That said, be careful not to be lured into purchasing insurance you might not need or may not be able to use. Some examples of this include pet insurance, flight insurance, rental car insurance, and even wedding insurance. Be sure to read the fine print on all these offerings. It may seem like a good idea to ensure a pet or travel plans, but the terms of the coverage don’t always work as you would imagine, and you may be stuck paying for emergency vet bills or flight change fees after all. 


3) Leaving 401(k) Money on the Table

There are a lot of different opinions on how to save and invest for retirement. But there is one thing almost all people agree on, and that is if your company offers to match your contributions to a 401(k) or 403(b), you should take advantage of it! The company contribution match represents “free money,” and you shouldn’t leave it out there unclaimed. 


4) Buying a Brand New Car

You may be tempted to get the latest model, with all the newest safety features and all the bells and whistles, but keep in mind that vehicles almost always depreciate. According to CarFax, the value of a new car can drop by more than 20 percent after the first 12 months of ownership. Vehicles typically lose another 10 percent of their value annually for four years after that. This means a new car can be worth as little as 40 percent of its original purchase price after just five years.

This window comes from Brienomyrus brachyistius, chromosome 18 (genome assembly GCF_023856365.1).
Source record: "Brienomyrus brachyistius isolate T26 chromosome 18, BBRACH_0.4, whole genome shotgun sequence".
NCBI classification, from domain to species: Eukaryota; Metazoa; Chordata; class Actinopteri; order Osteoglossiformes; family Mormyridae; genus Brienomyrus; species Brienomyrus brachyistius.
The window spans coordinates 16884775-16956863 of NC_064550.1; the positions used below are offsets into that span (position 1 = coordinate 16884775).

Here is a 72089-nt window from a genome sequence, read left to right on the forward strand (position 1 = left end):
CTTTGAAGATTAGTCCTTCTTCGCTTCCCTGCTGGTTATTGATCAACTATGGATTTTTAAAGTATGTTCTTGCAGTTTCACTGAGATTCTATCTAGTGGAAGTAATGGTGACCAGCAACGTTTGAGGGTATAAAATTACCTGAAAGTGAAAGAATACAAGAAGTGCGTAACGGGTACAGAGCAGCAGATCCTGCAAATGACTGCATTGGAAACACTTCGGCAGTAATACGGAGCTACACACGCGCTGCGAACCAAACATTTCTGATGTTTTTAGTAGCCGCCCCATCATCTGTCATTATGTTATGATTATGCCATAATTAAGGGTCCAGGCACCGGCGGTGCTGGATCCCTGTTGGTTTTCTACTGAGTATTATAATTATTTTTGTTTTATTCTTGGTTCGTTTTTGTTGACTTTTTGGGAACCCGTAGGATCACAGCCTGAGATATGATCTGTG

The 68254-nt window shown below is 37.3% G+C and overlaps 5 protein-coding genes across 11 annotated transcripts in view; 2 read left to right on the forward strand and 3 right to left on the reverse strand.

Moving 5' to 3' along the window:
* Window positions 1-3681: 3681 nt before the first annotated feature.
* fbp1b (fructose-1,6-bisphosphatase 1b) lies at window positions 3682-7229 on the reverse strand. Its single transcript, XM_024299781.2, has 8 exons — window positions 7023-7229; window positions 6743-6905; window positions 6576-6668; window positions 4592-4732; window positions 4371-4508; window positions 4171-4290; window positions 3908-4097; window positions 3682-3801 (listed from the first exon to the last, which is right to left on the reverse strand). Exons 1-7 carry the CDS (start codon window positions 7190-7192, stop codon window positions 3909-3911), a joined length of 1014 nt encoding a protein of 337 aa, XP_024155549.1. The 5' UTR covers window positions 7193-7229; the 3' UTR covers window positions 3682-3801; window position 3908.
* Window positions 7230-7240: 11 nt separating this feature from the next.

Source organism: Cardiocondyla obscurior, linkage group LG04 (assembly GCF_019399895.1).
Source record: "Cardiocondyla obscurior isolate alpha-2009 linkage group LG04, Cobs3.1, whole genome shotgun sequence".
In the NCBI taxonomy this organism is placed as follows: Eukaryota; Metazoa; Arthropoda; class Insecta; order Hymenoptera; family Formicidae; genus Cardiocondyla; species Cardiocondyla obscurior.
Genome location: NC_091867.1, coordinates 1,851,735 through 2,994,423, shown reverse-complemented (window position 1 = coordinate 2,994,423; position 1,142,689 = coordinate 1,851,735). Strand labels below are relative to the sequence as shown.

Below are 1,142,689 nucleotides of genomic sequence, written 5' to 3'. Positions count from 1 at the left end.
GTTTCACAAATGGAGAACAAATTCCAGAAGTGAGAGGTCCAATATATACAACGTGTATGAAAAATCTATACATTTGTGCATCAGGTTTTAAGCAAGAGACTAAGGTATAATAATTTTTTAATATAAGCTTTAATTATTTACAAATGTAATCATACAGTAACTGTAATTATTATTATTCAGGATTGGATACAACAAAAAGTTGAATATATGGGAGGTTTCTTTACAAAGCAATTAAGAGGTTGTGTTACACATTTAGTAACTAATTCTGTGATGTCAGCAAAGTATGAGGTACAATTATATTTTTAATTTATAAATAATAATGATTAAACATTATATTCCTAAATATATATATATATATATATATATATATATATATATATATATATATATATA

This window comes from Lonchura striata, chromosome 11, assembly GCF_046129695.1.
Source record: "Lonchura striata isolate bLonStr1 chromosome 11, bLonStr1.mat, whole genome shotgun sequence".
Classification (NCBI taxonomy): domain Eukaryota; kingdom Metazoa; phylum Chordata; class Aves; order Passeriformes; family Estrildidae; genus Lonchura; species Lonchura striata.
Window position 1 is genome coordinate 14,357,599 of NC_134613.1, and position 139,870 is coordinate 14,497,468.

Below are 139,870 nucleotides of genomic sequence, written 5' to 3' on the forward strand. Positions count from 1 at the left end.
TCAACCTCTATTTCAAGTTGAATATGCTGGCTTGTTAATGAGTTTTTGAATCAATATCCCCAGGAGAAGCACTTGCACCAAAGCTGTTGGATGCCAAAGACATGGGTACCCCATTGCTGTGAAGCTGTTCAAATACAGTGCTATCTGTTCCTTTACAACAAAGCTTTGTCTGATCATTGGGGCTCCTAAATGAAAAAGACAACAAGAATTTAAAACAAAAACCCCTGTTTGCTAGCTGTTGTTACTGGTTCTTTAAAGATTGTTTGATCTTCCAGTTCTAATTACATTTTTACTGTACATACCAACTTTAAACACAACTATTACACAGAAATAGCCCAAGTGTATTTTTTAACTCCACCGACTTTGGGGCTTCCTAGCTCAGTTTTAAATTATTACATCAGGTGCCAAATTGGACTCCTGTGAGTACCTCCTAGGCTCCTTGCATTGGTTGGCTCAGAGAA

5) Extended Warranties

They sound like a good idea, but extended warranties are often just a waste of money. Many products are made well enough to outlive the warranty, and most extended warranties have so much fine print that it voids almost all issues imaginable. Also, most credit card companies include extended warranties as a perk. Why pay for a service you already have? 


6) Low Credit Score